The prime minister also called for international pressure to be placed on Hamas and Iran, rather than Israel.

“No amount of international pressure will stop us from realizing all the goals of the war: eliminating Hamas, releasing all our hostages and ensuring that Gaza will no longer pose a threat against Israel,” insisted Netanyahu.

Palestinians walk at a makeshift market next to building rubble during the Muslim holy fasting month of Ramadan in Rafah in the southern Gaza Strip on March 12, 2024 group Hamas. (AFP)

“We must not give in to these pressures, and we will not give in to them,” Netanyahu declared.

He also promised that despite the opposition, the IDF will operate in Rafah — “carefully” — adding that “it will take a few weeks, and it will happen.”

“Those who say that the operation in Rafah will not happen are the same ones who said that we will not enter Gaza, that we will not operate in Shifa, that we will not operate in Khan Younis and that we will not resume fighting after the [weeklong November] ceasefire,” Netanyahu said.

Israel has said Rafah, where four Hamas battalions are deployed, is Hamas’s last remaining major stronghold in the Strip after the IDF operated in the north and center of the Palestinian enclave. It has said an offensive there is necessary to achieve the war’s goals and is not a question of “if” but “when.”

IDF troops operate in the Gaza Strip, in a photo cleared for publication on March 14, 2024. (Israel Defense Forces)

Netanyahu’s office said on Friday he had approved military operational plans for an offensive in the southern Gaza city.

Ahead of his meeting with Netanyahu, German Chancellor Olaf Scholz on Sunday said the civilian casualties that would result from an Israeli operation in Rafah would make regional peace “very difficult.”

“Right now, it is about ensuring we come to a long-lasting ceasefire,” Scholz said after talks with Jordan’s King Abdullah at his private residence in the Jordanian Red Sea port of Aqaba. “That would enable us to prevent such a ground offensive from taking place.”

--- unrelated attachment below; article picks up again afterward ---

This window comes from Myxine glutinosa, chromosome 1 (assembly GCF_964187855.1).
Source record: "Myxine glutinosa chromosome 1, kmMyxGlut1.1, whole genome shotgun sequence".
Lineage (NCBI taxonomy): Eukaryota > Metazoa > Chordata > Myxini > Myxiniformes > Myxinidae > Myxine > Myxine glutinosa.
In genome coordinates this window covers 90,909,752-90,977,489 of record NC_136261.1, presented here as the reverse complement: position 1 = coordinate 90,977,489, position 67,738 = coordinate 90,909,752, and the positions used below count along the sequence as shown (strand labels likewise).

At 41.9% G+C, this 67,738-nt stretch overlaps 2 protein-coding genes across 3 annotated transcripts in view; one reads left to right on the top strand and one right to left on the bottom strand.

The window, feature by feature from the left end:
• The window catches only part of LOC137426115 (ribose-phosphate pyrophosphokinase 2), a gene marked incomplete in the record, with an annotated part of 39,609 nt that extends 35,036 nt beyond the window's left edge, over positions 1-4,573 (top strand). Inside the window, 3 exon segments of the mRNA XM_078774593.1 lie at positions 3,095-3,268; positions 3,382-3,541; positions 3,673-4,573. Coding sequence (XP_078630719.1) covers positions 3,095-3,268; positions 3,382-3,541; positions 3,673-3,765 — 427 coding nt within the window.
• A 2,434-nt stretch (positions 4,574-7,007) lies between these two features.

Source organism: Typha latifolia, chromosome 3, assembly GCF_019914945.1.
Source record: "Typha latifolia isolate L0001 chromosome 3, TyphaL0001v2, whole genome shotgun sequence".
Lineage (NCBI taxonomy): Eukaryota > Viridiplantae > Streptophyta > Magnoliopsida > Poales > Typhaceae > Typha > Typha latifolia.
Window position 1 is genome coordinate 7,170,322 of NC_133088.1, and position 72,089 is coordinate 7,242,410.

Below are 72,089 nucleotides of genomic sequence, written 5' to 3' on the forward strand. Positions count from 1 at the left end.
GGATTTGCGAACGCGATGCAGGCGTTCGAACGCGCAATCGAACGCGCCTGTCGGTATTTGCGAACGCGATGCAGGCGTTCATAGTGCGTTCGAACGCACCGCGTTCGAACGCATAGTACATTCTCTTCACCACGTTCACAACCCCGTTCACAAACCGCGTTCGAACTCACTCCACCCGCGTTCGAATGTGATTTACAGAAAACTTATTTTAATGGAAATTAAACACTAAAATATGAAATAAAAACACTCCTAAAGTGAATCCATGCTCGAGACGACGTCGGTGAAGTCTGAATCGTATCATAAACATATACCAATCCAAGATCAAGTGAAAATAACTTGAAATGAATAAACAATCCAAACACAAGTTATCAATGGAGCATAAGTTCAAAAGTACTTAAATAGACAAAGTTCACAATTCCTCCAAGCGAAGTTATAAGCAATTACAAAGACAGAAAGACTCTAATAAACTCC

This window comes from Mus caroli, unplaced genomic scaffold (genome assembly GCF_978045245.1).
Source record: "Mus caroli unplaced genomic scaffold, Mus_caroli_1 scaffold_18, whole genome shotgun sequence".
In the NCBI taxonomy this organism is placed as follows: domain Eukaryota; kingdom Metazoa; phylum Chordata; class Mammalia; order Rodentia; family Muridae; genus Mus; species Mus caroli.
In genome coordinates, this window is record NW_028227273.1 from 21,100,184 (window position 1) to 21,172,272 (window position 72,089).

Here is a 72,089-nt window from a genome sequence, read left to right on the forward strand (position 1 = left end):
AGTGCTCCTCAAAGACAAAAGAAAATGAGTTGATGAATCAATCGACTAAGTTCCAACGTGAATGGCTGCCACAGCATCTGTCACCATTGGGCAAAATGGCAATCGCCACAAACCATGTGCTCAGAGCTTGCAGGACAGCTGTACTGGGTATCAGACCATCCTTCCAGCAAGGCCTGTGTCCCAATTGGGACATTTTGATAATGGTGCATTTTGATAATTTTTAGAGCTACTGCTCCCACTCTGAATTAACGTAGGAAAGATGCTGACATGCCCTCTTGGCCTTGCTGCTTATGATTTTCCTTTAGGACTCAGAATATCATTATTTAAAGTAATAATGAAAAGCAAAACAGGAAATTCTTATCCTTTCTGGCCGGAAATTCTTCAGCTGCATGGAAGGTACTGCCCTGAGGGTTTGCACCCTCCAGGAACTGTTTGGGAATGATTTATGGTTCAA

Scholz was set to meet with Netanyahu on Sunday afternoon in Israel.

Asked if he was prepared to exert pressure on Netanyahu to stop such an assault, Scholz said it was “very clear we must do everything so the situation does not get worse than it already is.”

“Israel has every right to protect itself… At the same time, it cannot be that those in Gaza who fled to Rafah are directly threatened by whatever military actions and operations are undertaken there.”

Scholz did not directly answer a question about whether Germany would react to a large-scale Rafah offensive, for example by restricting German weapons exports to Israel.

German Chancellor Olaf Scholz speaks to the media at a press conference in Berlin, March 15, 2024. (AP Photo/Ebrahim Noroozi)

War erupted when Hamas-led terrorists rampaged through southern communities on October 7, slaughtering some 1,200 people in Israel, mostly civilians, and taking 253 captives to Gaza, where over half remain. The devastating onslaught and the resulting Israeli offensive — aimed at eliminating Hamas and returning the hostages — have sparked fears of a regional conflagration.

The Hamas-run Gaza health ministry says more than 31,500 people in the Strip have been killed in the fighting so far, a figure that cannot be independently verified, and includes those killed by the terror groups’ failed rocket launches and some 13,000 Hamas terrorists Israel says it has killed in battle. Israel also says it killed some 1,000 gunmen inside Israel on October 7.

Reuters contributed to this report.